2

I use a framework which exposes an abstract class called Value. Through operator overloading, it's possible to assign almost anything to this class's objects, and it works like a charm:

Value a = "hello";
Value b = 1;
Value c = true;
Value d = 3.14;

(Note that this is the only way to create instances of Value. There are no public/protected ways to assign values to instances, other than the overloaded operators.)

Right now, I want to override the implicit operator Value(string input) function, so that it XML-sanitizes any string before assigning it.

I have tried inheriting this class and overriding the operator, but have not found a way to feed the sanitized string into the base class's operator function. The following obviously doesn't work:

public override static implicit operator XmlValue(string input)
{
    string output = sanitize(input);
    XmlValue rv = null;
    ((Value)rv) = output; // this is not possible
    return rv;
}

Is there a way to achieve this? Or alternatively, am I perhaps overthinking the problem and is there a better solution for what I want to do? In any case, I'd like to avoid having to sanitize each and every string before assigning it to a Value; this would be way too error prone.

FYI: the Value class is part of the Cottle framework.

1 Answer 1

3

The important point is that you cannot "override" operators, because they are static. You can instead define a new operator in your derived class, then make the assignment using a variable of your derived type (so that the compiler knows that it needs to call the operator of the derived class).

Look at this example:

using System;

class Value {
    public string StringValue {
        get;
        private set;
    }
    protected Value(string str) {
        StringValue = str;
    }
    public static implicit operator Value(string input) {
        return new Value(input);
    }
}

class XmlValue : Value {
    protected XmlValue(string str) : base(str) {
    }
    public static implicit operator XmlValue(string input) {
        // using "ToUpperInvariant" instead of sanitize
        return new XmlValue(input.ToUpperInvariant());
    }
}

class Program {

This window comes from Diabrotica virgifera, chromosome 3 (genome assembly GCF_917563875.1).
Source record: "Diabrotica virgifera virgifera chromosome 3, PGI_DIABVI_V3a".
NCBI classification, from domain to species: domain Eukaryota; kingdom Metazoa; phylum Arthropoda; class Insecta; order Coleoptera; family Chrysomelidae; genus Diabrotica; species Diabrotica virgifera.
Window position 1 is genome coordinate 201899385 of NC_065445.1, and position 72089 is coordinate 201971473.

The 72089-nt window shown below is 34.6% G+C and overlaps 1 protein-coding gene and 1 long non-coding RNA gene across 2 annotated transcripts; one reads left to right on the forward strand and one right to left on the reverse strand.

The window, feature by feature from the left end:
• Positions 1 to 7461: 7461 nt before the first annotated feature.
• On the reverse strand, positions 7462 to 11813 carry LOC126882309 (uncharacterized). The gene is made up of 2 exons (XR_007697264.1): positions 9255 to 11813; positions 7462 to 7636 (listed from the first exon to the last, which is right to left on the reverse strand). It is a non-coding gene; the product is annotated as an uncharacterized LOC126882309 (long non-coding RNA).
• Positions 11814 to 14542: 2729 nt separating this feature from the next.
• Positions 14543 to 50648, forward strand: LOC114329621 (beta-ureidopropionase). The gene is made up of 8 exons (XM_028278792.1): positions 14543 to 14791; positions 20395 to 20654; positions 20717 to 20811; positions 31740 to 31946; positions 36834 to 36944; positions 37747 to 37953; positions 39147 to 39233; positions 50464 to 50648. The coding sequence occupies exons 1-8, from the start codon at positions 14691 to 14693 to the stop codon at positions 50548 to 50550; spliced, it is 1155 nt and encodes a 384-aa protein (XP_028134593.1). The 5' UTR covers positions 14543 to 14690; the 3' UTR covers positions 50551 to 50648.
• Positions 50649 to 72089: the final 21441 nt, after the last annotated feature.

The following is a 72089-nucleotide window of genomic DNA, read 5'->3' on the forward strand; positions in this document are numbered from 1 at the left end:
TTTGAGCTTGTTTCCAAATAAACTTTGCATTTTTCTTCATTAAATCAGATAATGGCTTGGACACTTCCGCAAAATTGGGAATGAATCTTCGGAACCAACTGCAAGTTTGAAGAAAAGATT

static void Main(string[] args) {
        Value v1 = "test";
        Console.WriteLine(v1.StringValue); // "test"
        XmlValue v2 = "test";
        Console.WriteLine(v2.StringValue); // "TEST"
    }
}

After checking your comment, I think that the example below is more related to the real situation you are facing.

However, as fun as this operators overloading might be, I think that in this case you should definitely opt for the simpler and more readable solution of sanitizing every input before assignment.

using System;

abstract class Value {
    public string StringValue {
        get;
        protected set;
    }
    public static implicit operator Value(string input) {
        return new StringValue(input);
    }
}

class StringValue : Value {
    public StringValue(string str) {
        StringValue = str;
    }
}

class Xml {
    string _value;
    public Xml(string value) {
        _value = value;
    }
    public static implicit operator Xml(string input) {
        return new Xml(input.ToUpperInvariant());
    }
    public static implicit operator Value(Xml xml) {
        Value ret = xml._value;
        return ret;
    }
}

class Program {
    static void Main(string[] args) {
        // this works with the cast operators...
        Value v1 = (Xml)"test";
        Console.WriteLine(v1.StringValue); // "TEST"

        // ...but I would definitely go for this:
        Value v2 = sanitize("test");
    }
}
6
  • Since Value has no protected/public constructors or setters, I think this isn't possible.
    – Lee White
    Sep 13, 2017 at 7:26
  • @LeeWhite: how did you declare your XmlValue class then? I was assuming it was a derived class... Sep 13, 2017 at 7:27
  • It is a derived class, declared as abstract public class XmlValue : Value. it is declared as abstract. Since Value is abstract as well, this allows me to only override this particular method instead of having to implement all abstract methods. Is that something I should include in my original question?
    – Lee White
    Sep 13, 2017 at 7:32
  • @LeeWhite: it would be useful to have a minimal example that helps understand how the class hyerarchy works. I cannot investigate the Cottle framework right now... Sep 13, 2017 at 7:36
  • @LeeWhite: I made a second example which should be more similar to your real use case... Sep 13, 2017 at 7:45

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